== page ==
What’s driving current mortgage rates?
Mortgage rates today will get no clues from economic reports. As is typical for Monday’s, there aren’t any. And so far, there are no rate changes.
Lenders will look to financial data, politics, and Twitter to set today’s mortgage rates.
Rates can drop on Mondays if nothing changes the economy over the weekend. That’s because lenders tend to price conservatively on Fridays, and then drop rates back on Mondays if it’s safe to do so.Verify your new rate (Sep 25th, 2018)
Mortgage rates today
|Conventional 30 yr Fixed||3.750||3.750||Unchanged|
|Conventional 15 yr Fixed||3.250||3.250||Unchanged|
|Conventional 5 yr ARM||3.500||3.874||Unchanged|
|30 year fixed FHA||3.500||4.486||Unchanged|
|15 year fixed FHA||3.125||4.072||Unchanged|
|5 year ARM FHA||3.375||4.394||Unchanged|
|30 year fixed VA||3.625||3.798||Unchanged|
|15 year fixed VA||3.250||3.559||Unchanged|
|5 year ARM VA||3.625||3.671||Unchanged|
Financial data that affect today’s mortgage rates
This morning’s financial data mostly offset each other. That’s why rates have changed so little.
- Major stock indexes are slightly higher across the board (slightly bad for mortgage rates)
- Gold prices =rose $2 an ounce to $1,250. (That is okay for mortgage rates. In general, it’s better for rates when gold rises, and worse when gold falls. Gold tends to rise when investors worry about the economy. And worried investors tend to push rates lower).
- Oil rose $1 to $58 a barrel (bad for mortgage interest rates. Higher energy prices play a large role in creating inflation.)
- The yield on ten-year Treasuries dropped 1 basis point (1/100th of one percent) to 2.37 percent (good for rates, because mortgage rates tend to follow Treasuries)
- CNNMoney’s Fear & Greed Index fell 3 points to 61, the dividing line between “neutral” and “greedy.” That’s bad for mortgage interest rates. Because the direction it’s moving is less “greedy” than yesterday. “Fearful” investors push rates down as they leave the stock market and move into bonds, while “greedy” investors do the opposite. That causes rates to rise.
Mortgage rates today remain very favorable for anyone considering homeownership. Residential financing is still affordable.
- Tuesday, we get the Producer Price Index for November, indicating if there is inflation at the manufacturing level of the economy. October’d increased by .4 percent. Higher is worse for interest rates. Reductions are good for rates.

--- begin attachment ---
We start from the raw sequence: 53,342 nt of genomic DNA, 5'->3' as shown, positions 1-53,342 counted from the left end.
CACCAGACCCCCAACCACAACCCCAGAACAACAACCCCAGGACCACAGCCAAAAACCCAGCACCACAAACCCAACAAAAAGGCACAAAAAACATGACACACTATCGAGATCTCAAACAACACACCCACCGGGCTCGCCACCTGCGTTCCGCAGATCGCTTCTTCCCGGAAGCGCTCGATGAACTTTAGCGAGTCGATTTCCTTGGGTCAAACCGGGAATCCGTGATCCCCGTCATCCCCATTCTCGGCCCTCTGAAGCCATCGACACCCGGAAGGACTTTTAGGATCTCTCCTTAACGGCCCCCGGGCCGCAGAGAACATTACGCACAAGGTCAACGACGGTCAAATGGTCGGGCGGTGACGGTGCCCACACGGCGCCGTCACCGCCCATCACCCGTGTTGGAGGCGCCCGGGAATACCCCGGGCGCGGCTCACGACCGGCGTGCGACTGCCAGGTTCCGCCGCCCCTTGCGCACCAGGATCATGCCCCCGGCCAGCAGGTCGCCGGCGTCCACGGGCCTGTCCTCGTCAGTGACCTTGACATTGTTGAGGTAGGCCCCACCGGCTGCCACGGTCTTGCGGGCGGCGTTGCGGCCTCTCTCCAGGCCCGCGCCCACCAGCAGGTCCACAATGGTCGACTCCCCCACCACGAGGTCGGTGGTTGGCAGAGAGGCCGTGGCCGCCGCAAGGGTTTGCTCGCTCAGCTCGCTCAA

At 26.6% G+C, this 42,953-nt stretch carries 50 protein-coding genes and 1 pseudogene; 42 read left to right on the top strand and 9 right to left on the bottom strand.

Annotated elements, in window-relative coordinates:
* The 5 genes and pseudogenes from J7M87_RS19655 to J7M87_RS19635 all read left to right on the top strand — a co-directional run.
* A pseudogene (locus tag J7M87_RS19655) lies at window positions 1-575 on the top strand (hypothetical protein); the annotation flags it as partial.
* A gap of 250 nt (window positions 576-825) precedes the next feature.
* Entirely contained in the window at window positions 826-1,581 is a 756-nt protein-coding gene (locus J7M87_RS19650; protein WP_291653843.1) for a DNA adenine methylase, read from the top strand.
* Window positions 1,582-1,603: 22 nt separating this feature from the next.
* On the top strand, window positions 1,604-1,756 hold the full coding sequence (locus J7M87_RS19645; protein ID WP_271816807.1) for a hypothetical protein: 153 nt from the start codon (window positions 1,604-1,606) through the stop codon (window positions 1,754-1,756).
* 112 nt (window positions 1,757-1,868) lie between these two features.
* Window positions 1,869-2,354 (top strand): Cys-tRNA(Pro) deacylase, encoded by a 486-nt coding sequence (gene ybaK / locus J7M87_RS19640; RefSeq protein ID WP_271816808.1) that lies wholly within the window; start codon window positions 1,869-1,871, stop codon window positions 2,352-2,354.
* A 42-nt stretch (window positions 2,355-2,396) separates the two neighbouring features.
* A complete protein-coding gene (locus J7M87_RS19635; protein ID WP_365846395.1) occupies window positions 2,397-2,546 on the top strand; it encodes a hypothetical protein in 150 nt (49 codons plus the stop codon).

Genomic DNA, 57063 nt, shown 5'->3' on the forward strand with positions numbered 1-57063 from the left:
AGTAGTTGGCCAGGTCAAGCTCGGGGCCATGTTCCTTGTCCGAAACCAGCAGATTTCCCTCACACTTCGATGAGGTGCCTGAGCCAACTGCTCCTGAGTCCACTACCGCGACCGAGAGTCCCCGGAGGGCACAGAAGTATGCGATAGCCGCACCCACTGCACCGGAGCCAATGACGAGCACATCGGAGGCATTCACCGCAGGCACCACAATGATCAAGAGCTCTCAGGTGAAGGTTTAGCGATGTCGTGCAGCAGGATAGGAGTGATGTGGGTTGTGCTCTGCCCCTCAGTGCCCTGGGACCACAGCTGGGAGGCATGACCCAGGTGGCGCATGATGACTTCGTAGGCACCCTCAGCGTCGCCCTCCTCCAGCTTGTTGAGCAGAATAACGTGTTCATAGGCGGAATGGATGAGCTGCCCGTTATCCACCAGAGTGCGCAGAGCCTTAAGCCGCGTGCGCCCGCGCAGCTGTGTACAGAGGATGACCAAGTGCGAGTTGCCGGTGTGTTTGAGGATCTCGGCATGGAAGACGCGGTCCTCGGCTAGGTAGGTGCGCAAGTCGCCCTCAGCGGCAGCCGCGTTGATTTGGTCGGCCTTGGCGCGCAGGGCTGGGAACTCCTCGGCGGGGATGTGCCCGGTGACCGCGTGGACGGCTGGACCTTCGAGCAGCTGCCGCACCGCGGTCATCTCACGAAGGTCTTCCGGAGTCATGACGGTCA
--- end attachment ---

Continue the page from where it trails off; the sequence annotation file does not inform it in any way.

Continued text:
- Wednesday delivers the more-important Consumer Price Index for November. October’s increased by just .1 percent. In addition, the Fed adjourns its meeting and investors and lenders expect Chair Janet Yellen to announce a final rate increase for 2017. Any surprises could move markets dramatically.
- Thursday brings the usual Weekly Unemployment Claims and Retail Sales for November. More unemployment is good for mortgage rates (relieving upward pressure on wages). Rising retail sales. however, could indicate increasing economic activity, which is inflationary and causes interest rates to rise.
- Friday closes out the week with the Industrial Production report for November. Increasing production means more demand for products, which tends to cause the cost of money to rise.
Rate lock recommendation
In general, 30-day is the standard price most lenders will (should) quote you. The 15-day option should get you a discount, and locks over 30 days usually cost more.
You can probably safely float a mortgage if you’re not closing in the next couple of weeks. With rates so stable, it may be worth waiting for a 15-day lock if you’re, say, 17 days from closing now.
- LOCK if closing in 7 days
- LOCK if closing in 15 days
- LOCK if closing in 30 days
- FLOAT if closing in 45 days
- FLOAT if closing in 60 days
What causes rates to rise and fall?
Mortgage interest rates depend on a great deal on the expectations of investors. Good economic news tends to be bad for interest rates, because an active economy raises concerns about inflation. Inflation causes fixed-income investments like bonds to lose value, and that causes their yields (another way of saying interest rates) to increase.
For example, suppose that two years ago, you bought a $1,000 bond paying five percent interest ($50) each year. (This is called its “coupon rate.”) That’s a pretty good rate today, so lots of investors want to buy it from you. You sell your $1,000 bond for $1,200.
When rates fall
The buyer gets the same $50 a year in interest that you were getting. However, because he paid more for the bond, his interest rate is not five percent.
- Your interest rate: $50 annual interest / $1,000 = 5.0%
- Your buyer’s interest rate: $50 annual interest / $1,200 = 4.2%
The buyer gets an interest rate, or yield, of only 4.2 percent. And that’s why, when demand for bonds increases and bond prices go up, interest rates go down.
When rates rise
However, when the economy heats up, the potential for inflation makes bonds less appealing. With fewer people wanting to buy bonds, their prices decrease, and then interest rates go up.
Imagine that you have your $1,000 bond, but you can’t sell it for $1,000, because unemployment has dropped and stock prices are soaring. You end up getting $700. The buyer gets the same $50 a year in interest, but the yield looks like this:
- $50 annual interest / $700 = 7.1%
The buyer’s interest rate is now slightly more than seven percent. Interest rates and yields are not mysterious. You calculate them with simple math.Verify your new rate (Sep 25th, 2018)